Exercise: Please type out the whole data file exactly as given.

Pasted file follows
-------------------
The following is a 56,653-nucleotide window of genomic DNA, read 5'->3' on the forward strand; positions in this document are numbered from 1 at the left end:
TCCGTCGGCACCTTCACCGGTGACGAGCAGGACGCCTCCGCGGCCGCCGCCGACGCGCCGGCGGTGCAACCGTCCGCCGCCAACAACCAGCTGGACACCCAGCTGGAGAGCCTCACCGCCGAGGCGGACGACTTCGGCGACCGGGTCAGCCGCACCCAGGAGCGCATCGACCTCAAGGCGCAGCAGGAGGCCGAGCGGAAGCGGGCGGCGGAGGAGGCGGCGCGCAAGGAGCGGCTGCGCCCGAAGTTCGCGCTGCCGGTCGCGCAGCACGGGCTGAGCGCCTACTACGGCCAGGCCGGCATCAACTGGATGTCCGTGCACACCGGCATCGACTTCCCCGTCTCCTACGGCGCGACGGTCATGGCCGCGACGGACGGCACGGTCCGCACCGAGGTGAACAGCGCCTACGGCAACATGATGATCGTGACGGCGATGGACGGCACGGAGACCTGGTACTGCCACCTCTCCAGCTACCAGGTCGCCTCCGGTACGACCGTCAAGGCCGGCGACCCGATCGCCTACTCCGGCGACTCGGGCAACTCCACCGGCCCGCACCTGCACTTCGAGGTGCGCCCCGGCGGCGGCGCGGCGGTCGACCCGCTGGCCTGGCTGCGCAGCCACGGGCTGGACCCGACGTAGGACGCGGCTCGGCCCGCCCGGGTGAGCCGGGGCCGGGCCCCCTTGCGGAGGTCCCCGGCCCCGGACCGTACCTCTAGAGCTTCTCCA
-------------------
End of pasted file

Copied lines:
The following is a 56,653-nucleotide window of genomic DNA, read 5'->3' on the forward strand; positions in this document are numbered from 1 at the left end:
TCCGTCGGCACCTTCACCGGTGACGAGCAGGACGCCTCCGCGGCCGCCGCCGACGCGCCGGCGGTGCAACCGTCCGCCGCCAACAACCAGCTGGACACCCAGCTGGAGAGCCTCACCGCCGAGGCGGACGACTTCGGCGACCGGGTCAGCCGCACCCAGGAGCGCATCGACCTCAAGGCGCAGCAGGAGGCCGAGCGGAAGCGGGCGGCGGAGGAGGCGGCGCGCAAGGAGCGGCTGCGCCCGAAGTTCGCGCTGCCGGTCGCGCAGCACGGGCTGAGCGCCTACTACGGCCAGGCCGGCATCAACTGGATGTCCGTGCACACCGGCATCGACTTCCCCGTCTCCTACGGCGCGACGGTCATGGCCGCGACGGACGGCACGGTCCGCACCGAGGTGAACAGCGCCTACGGCAACATGATGATCGTGACGGCGATGGACGGCACGGAGACCTGGTACTGCCACCTCTCCAGCTACCAGGTCGCCTCCGGTACGACCGTCAAGGCCGGCGACCCGATCGCCTACTCCGGCGACTCGGGCAACTCCACCGGCCCGCACCTGCACTTCGAGGTGCGCCCCGGCGGCGGCGCGGCGGTCGACCCGCTGGCCTGGCTGCGCAGCCACGGGCTGGACCCGACGTAGGACGCGGCTCGGCCCGCCCGGGTGAGCCGGGGCCGGGCCCCCTTGCGGAGGTCCCCGGCCCCGGACCGTACCTCTAGAGCTTCTCCA